Dutch, French Nationalists to Form Euroskeptic Bloc

Marine Le Pen and Geert Wilders finally find enough allies to form a bloc in Strasbourg.

Marine Le Pen, leader of France's Front national, listens to a debate in the European Parliament in Strasbourg, July 1, 2014
Marine Le Pen, the leader of France’s National Front, listens to a debate in the European Parliament in Strasbourg, July 1, 2014 (Wikimedia Commons/Claude Truong-Ngoc)

Dutch and French nationalists said on Monday they finally had enough support to form a bloc in the European Parliament with other Euroskeptic and anti-immigration parties.

The group, called Europe of Nations and Freedoms, was due to be announced at a news conference on Tuesday and would be led by France’s Front national and the Dutch Freedom Party.

The former won 24 seats in last year’s European Parliament elections, more than the ruling Socialists and opposition conservatives. But it failed to find enough allies in order to qualify for subsidies and committee seats.

A bloc must have at least 25 members from seven member states.

Defections

Politico reports that the new group will include one member of the United Kingdom Independence Party, which is the largest in the rival Euroskeptic bloc led by Nigel Farage.

A Front national member previously defected to Farage’s Europe of Freedom and Direct Democracy group, which has 46 out of 751 seats in the Strasbourg assembly.

Before the last election, the Front‘s Marine Le Pen teamed up with the Netherlands’ Geert Wilders whose Freedom Party is the country’s fifth largest. They formed an alliance with separatist parties from Belgium and Italy as well as the Freedom Party of Austria, leaving them two nationalities short.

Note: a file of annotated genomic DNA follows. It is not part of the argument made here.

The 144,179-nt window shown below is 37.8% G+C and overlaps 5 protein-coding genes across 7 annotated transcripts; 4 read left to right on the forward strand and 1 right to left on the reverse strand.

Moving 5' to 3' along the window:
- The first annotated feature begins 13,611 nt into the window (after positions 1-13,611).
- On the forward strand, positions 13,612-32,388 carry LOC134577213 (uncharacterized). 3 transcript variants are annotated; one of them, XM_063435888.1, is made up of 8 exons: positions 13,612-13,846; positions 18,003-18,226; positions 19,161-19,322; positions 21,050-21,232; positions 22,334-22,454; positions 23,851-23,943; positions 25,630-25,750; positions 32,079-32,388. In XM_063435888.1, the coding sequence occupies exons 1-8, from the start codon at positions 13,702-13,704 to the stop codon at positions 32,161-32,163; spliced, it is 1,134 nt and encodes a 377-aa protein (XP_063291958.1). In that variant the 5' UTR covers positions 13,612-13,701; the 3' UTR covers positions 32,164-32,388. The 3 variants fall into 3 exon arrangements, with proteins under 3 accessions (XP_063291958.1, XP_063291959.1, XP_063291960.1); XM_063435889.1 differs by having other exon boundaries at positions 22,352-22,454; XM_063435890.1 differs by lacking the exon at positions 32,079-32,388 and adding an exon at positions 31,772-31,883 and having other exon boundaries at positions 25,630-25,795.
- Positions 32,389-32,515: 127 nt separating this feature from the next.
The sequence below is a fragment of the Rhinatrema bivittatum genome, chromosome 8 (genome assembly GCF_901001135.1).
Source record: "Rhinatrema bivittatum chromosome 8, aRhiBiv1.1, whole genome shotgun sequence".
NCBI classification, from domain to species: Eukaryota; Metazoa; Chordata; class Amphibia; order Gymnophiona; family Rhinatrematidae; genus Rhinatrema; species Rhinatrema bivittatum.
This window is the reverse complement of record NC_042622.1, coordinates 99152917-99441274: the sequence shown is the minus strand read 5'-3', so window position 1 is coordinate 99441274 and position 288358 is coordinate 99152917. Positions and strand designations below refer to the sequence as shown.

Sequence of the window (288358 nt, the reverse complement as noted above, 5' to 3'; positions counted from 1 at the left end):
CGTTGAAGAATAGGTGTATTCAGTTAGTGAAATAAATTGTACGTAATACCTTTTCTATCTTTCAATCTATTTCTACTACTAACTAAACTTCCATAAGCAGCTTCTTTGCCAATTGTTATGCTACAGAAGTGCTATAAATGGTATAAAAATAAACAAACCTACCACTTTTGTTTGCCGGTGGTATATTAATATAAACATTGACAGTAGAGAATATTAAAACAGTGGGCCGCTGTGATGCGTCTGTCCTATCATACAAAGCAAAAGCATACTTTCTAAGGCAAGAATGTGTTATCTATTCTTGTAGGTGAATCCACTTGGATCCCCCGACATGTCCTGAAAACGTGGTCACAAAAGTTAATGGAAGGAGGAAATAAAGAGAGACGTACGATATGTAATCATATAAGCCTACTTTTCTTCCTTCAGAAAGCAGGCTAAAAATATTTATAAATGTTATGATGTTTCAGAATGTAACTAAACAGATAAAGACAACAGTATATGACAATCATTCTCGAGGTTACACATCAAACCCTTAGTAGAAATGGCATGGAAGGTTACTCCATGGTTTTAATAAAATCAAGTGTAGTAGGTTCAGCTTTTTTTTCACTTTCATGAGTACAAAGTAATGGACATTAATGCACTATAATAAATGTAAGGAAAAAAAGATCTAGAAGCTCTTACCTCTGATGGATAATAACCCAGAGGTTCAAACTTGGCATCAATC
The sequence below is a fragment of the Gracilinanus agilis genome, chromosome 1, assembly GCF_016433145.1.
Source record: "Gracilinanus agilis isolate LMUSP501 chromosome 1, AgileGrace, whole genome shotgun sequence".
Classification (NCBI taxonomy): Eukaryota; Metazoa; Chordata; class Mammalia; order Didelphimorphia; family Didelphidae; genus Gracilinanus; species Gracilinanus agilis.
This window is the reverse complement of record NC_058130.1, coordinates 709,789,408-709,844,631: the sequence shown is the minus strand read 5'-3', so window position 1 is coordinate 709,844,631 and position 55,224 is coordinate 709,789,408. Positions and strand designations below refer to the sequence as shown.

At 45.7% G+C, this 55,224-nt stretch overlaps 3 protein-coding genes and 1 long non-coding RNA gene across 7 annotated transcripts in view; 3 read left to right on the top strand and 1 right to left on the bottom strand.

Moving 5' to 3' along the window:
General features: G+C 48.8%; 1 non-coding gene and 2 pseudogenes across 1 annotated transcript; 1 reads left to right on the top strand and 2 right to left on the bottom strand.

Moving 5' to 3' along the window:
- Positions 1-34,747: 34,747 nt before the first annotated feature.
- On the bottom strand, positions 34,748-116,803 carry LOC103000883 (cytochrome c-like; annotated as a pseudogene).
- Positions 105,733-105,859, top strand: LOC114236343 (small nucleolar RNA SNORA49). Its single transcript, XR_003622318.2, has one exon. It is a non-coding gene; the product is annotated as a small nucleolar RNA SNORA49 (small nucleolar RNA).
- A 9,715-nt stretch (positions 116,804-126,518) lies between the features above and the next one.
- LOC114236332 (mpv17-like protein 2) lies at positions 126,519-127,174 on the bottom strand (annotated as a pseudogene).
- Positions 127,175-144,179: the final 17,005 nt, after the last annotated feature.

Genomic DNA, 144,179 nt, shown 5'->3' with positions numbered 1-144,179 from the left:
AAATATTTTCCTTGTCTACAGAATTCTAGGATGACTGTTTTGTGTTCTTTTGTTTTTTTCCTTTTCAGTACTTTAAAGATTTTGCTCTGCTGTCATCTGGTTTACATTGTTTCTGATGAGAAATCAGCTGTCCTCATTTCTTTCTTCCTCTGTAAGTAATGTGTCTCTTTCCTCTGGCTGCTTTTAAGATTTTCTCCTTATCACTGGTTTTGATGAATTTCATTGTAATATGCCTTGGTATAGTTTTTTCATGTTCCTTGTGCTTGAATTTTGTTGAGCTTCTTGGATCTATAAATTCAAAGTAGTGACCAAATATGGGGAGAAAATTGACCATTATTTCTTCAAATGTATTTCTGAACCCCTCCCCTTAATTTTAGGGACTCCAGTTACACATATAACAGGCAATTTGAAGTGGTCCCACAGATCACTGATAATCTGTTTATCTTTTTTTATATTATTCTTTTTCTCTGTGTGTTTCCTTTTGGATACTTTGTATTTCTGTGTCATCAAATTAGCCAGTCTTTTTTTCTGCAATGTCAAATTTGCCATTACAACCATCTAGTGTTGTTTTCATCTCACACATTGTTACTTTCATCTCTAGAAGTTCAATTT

Specter of the far right

Th two leaders ruled out alliances with fascist parties like Greece’s Golden Dawn and Hungary’s Jobbik. But according to Politico, one Jobbik member would join their group now anyway to bring them up to the required seven.

Jobbik is openly antisemitic and seen as neo-Nazi by many Western commentators. It nevertheless got 20 percent support in parliamentary elections last year and has three out of Hungary’s 21 seats in the European Parliament.

Farage has refused to do business with the Front, saying it is still antisemitic despite Le Pen’s efforts to detoxify the party.

Since taking over as leader in 2011, Le Pen has tried to get rid of far-right elements and transformed the party her father, Jean-Marie, founded in 1972 into a broader nationalist movement that advocates protectionist economic policies as well as French exits from the eurozone and NATO.

Wilders’ party appears to have peaked at around 15 percent support. It is less protectionist than the Front and pro-Israel, but similarly wants the Netherlands to leave the euro.

Farage refuses to cooperate with Wilders because of his strong anti-Islam positions.

Combined, Farage’s and Le Pen’s blocs would be larger than the mildly Euroskeptic Conservatives and Reformists which are now the third largest group. It includes Britain’s ruling Conservative Party, the Finns Party — which joined the Nordic country’s government last month — and Poland’s Law and Justice.

Correction: After this story was published, it emerged no one from Jobbik would join the Europe of Nations and Freedoms group. Rather, the Polish Congress of the New Right’s two members would: another far-right party Le Pen and Wilders earlier refused to caucus with.

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